I recieve emails all the time and today was asked these questions from Joel. Thanks Joel from taking the time to write me.
1) How long does it take to create a painting?
Great question, I get asked this the most. What I have learned is when people ask this, what they really want to know is how much money do you make an hour? Each painting varies in time, some have taken as little as a hour in the afternoon to weeks. It all depends on detail and my mood. The average painting usually takes about 3 to 4 hours.
As far as how much money do I make an hour, I reply that each artist should know exactly how much it cost to create a painting from beginning to end. It is the only way an artist will learn how to charge properly for ones work. We have all seen canvas’ selling for obscenely low amounts of money, when you add up the canvas and the paint and the time, you often will see an artist who wont be pursuing their career very long. A business that does not know how much it cost to operates will soon be out of business and a business that knows it’s overhead can thrive.
2) What kinds of brushes and paints do you favor using and why?While I am not here to endorse a product I will say that you do get what you pay for. I have been painting for over 40 years and some of my brushes Ive had since I was in my twenties. Always chose quality in your paint and your brushes.
3) Do you paint straight from the scene or do you digitally manipulate photographs to get a desired effect first?
When you say straight from the scene I assume referring to Plein Air painting. In that regards no, I am a studio painter. I also paint with acrylic paint and to me it dries to fast to use outdoors in the climate I live in. I am an avid Photographer, and have been known to take hundreds of photos of my subject which I take to the studio and use for reference. I usually draw my scene first then color it in though at times I do paint ala prima. I make sketches too. I am self taught so I don’t much about manipulation but I have seen beautiful work produced by artist on the computer. I also believe that there is no wrong way to create art.
4) What main elements do you tend to look for in choosing a good building or composition to paint?
I am all about color and perspective, I go out in search of the perfect perspective in my scenes, then I interpret my color palette into the artwork. I also like interesting structures that tell a story. Part of the fun is being a story teller and catching the attention and evoke emotion in the viewer of the painting.5) Where do you take your main inspiration from in these paintings?
I’m inspired by beautiful sunny days in California and my gratitude for living in such a beautiful section of the world. I also am an architecture lover of great design and historic structures.
6) Which other artists have had a strong influence on you and your technique?
To many to name, but here are a few, David Hockney, Peter Max, Andy Warhol, Anna Hyatt Huntington, Ivy Bottini, Paul Cadmus, The Impressionist masters, the American Impressionist masters, John Singer Sargent, Edward Stiechen, Edward Weston, Richard Diebenkorn, Kieth Haring, Andrew Wyeth, Edward Hopper, and the list goes on.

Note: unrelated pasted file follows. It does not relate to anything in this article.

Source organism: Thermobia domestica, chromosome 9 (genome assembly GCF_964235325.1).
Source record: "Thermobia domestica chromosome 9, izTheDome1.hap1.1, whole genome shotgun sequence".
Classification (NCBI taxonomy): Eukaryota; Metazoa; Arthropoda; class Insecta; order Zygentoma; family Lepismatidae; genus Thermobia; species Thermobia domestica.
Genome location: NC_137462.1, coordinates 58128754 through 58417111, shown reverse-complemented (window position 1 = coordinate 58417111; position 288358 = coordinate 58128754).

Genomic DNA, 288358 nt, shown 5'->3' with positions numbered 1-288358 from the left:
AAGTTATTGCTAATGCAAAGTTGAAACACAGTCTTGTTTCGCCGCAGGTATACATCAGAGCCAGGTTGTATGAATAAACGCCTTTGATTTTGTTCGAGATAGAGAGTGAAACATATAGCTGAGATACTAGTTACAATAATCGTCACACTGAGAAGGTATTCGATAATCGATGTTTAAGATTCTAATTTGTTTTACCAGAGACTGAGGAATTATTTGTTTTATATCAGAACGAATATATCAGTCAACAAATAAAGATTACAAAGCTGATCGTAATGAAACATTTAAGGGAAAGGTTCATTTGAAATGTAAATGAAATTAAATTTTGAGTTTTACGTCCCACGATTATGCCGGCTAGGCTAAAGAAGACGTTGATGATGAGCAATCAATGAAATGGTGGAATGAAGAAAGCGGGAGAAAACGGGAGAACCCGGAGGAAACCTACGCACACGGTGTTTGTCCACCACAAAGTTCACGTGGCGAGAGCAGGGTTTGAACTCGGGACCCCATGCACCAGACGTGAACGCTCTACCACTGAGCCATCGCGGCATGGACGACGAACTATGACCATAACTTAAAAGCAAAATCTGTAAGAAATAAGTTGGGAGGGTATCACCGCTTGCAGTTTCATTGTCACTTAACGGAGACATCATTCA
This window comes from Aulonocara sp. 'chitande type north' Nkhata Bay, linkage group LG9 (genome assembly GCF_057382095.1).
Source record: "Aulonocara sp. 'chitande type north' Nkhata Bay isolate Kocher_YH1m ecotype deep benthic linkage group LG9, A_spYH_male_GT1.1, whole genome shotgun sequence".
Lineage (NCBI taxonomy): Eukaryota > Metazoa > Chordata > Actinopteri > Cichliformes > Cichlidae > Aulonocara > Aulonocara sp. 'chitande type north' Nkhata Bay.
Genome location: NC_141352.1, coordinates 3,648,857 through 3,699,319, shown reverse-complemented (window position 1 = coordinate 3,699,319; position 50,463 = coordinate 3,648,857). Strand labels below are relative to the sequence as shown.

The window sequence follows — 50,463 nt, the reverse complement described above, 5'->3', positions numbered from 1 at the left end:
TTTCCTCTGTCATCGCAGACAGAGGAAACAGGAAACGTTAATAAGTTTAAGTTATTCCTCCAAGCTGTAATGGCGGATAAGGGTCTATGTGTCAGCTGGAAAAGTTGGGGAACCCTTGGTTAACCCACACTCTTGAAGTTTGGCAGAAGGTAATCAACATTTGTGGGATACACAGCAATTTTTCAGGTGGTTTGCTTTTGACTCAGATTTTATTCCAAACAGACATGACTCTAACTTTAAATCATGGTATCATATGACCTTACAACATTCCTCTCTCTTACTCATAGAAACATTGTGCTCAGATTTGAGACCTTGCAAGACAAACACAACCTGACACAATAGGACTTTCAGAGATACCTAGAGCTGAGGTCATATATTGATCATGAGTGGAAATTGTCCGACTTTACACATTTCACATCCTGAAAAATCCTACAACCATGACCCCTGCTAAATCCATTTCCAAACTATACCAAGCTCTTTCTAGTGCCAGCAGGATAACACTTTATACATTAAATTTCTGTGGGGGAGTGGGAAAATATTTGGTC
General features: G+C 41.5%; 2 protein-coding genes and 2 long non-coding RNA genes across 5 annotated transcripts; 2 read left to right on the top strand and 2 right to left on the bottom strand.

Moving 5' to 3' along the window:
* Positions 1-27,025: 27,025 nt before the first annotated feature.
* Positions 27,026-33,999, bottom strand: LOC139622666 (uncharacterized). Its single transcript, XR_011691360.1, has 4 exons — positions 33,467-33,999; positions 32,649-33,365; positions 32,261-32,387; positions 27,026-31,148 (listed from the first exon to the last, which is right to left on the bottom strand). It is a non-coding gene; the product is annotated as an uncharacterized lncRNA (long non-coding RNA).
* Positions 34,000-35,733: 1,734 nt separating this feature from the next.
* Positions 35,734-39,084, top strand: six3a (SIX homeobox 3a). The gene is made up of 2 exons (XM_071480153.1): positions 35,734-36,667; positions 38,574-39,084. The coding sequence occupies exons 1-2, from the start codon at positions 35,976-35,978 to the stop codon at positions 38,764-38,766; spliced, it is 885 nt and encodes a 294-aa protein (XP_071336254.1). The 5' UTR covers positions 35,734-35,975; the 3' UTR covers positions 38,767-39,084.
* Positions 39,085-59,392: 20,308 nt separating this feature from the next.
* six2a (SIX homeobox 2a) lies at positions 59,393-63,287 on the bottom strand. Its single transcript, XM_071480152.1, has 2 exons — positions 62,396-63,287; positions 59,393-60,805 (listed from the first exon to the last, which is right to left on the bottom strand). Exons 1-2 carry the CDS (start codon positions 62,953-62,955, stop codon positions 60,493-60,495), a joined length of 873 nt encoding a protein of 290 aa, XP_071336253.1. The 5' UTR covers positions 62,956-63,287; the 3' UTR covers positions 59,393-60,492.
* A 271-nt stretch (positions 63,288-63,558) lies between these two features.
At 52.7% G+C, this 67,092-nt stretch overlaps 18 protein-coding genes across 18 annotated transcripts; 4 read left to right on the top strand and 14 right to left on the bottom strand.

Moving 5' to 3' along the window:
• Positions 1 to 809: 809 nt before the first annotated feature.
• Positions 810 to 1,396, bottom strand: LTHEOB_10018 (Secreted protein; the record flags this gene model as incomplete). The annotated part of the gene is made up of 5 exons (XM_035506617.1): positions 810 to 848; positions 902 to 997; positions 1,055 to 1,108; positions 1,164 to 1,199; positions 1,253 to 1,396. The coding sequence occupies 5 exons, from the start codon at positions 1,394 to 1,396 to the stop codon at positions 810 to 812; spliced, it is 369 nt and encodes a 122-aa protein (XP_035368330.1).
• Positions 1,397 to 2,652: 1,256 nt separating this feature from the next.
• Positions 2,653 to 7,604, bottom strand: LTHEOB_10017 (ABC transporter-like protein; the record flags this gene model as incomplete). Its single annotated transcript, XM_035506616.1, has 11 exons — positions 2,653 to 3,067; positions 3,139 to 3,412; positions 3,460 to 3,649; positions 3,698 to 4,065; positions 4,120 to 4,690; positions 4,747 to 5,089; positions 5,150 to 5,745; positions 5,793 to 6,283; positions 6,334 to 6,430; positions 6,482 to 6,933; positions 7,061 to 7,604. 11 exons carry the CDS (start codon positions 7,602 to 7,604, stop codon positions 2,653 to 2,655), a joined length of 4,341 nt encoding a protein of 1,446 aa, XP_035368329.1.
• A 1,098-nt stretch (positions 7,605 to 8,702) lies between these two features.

7) One thing I really gain from your paintings is the importance you place on colour. Why do you place such importance on a vibrant and varied use of colours rather than darker tonal work?
Just like in life a sense of place is important and this translates into painting as well. People are drawn to color and the placement of it is important, placed incorrectly the painting can become kitchey and look more folksy or craft like. Bright colors are my personal taste and not for everyone. My palette is derived from the colors in the original rainbow flag. The colors represent many of lifes different facets. Bold color simply makes me feel alive when I use it, even if its just a speck of it.
8) One thing i find difficult with painting buildings is the restrictions placed by the rigidness of its design. perfect angles, sizes and straight lines have to be considered carefully or the building will not look correct. do you find this a restriction for you with such an expressive style of painting?
Yes, I understand, that is where learning perspective for important for me. I have even takin a drafting class to assist in that. Once you get perspective down you will see it everywhere you look. Then comes shading, and the light. This also plays into perspective when you paint it can deceive the eye into thinking it sees a straight line or just about anything.
9) If this is a challenge, how do you overcome it? Practice, practice, practice. Ask questions and read up on your favorite artists, and of course step up to the canvas and create. The only way to overcome any obsticle or challenge is action.Please note that I am a self taught artist, I do not follow any applied theory, but I have been painting since I was five years old, and have learned to think in a certain way as an artist and business person. What I can share is my experience as an artist. I am grateful you thought highly enough of my work to ask your important questions. I wish you much success in your art career. Asking questions is the best way to the top!
RD Riccoboni Artist